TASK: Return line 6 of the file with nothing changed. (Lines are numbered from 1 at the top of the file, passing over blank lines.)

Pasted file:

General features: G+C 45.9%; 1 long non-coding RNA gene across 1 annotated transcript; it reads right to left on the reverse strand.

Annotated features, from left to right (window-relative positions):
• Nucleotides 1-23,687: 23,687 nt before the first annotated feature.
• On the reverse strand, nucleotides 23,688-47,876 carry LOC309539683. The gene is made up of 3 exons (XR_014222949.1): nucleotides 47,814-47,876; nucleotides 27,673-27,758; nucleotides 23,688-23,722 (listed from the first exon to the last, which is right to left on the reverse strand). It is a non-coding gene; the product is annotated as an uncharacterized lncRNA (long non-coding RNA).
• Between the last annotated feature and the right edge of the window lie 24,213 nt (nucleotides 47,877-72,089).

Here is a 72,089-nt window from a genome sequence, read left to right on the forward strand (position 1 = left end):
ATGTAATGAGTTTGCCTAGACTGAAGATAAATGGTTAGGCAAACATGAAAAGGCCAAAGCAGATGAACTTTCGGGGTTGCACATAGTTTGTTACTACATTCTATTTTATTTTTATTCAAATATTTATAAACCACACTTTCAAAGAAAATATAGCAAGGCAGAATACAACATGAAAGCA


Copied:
Here is a 72,089-nt window from a genome sequence, read left to right on the forward strand (position 1 = left end):